Friday, 28 November 2014

Commodity Prices – Swings and Roundabouts

Commodity markets had gone off in their own direction but are now back on track to help out with the global economy

The global economy has suffered more downs than ups over the past few years but lower commodity prices will provide some long needed cheer.  Long after the onset of the global financial crisis, prices for everything from copper to vegetable oil continued to rise stoked by demand from places such as China.  Weaken global demand has finally taken affect and relief in on the way for consumers everywhere.  It is likely to provide a bigger boost than just a bit of extra cash.

A guide to the road ahead

Commodity markets often follow their own roadmap.  Demand for different materials can rise and fall depending on changes in technology or consumption patterns.  The rising wealth of China and India has pushed up prices for everything from gold to milk powder.  New fracking technology has lowered the price of oil while corn became more expensive due to its use in producing ethanol in the United States. 

Supply further complicates matters as rising demand for any commodity will prompt companies to increase output but this often takes time.  There is a lag of a year or so for farmers to shift from growing one crop to another and even longer for a new mine or source of oil to be developed.  The changing demand and the delayed response on the supply side means that twists and turns in the commodity markets are often accentuated.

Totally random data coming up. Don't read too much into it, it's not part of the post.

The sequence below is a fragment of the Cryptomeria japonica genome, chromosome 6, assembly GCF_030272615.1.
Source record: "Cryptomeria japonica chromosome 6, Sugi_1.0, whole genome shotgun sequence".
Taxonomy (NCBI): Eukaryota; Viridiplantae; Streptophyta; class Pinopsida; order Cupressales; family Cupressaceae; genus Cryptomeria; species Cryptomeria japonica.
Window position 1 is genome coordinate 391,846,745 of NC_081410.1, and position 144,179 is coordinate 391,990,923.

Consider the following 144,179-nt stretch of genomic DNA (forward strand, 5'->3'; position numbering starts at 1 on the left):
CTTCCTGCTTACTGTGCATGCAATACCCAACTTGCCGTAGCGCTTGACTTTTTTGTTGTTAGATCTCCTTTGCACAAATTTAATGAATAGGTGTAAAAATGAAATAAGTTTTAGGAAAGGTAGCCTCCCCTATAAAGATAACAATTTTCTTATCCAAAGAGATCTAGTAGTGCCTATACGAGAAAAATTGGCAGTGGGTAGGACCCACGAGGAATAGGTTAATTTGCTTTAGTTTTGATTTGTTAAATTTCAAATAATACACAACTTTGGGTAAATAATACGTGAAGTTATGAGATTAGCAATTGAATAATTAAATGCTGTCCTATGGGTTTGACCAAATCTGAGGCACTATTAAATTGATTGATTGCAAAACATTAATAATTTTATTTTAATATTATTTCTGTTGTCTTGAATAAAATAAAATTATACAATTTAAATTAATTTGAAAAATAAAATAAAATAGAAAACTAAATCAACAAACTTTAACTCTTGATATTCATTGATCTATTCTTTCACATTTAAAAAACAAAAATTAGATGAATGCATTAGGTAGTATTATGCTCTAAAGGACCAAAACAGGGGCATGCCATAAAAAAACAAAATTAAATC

Back on the map

Prices in the commodity markets had long been out of kilter with the slump in global demand but this seems to be over.  The price of oil, which has been making news recently, is indicative of this new trend.  Increased output in the US coupled with a tailing off of demand from energy-hungry China has resulted in a sharp turnaround in prices.  High prices for commodities such as oil often do not last as more money gets spend on both finding more oil as well as on increasing energy efficiency to lower money spent on oil.  Both of these factors act to stop the price of oil getting out of hand. 

Market correcting forces move in both directions and also work to prevent excessive falls in prices.  Investments in producing commodities are put on hold if prices drop back and low supply tempers a decline in prices.  Lower prices also mean that interest in using resource more efficiently tends to fade.  This is why commodity prices tend to fluctuate in big swings of boom and bust.  With the world economy have just endured a period of high prices, the commodity market seems to be swinging in the opposite direction.  Considering the big swings in commodity prices, this trend is not likely to be reversed any time soon. 

Heading in the right direction

The benefits of lower commodity prices extend beyond the obvious effects of cheaper prices at the petrol pump, on our gas and power bills, and when stocking up at the supermarket.  Less money will go to places such as Saudi Arabia and Russia, where high oil prices only add to the riches of already wealthy individuals, and consumers across the globe will instead have more money in their pockets.  As such, the global economy will benefit as this extra cash will likely to spent rather than piling up in the bank accounts of rich Saudis or Russians.

A further benefit of lower commodity prices is that cheaper commodities mean lower inflation and lower inflation allows more scope for looser monetary policy.  An uptick in inflation would be one excuse that central banks would use to raise interest rates.  But with inflation likely to be subdued (and deflation becoming more of a concern), interest rates are more likely to stay at their current low levels or hardly rise at all when interest rates are eventually raised.  The absence of inflation could even result in a long-needed rethink of what central banks should be doing in terms of monetary policy.  That may work out to be even be more valuable than a few extra notes in your pocket.

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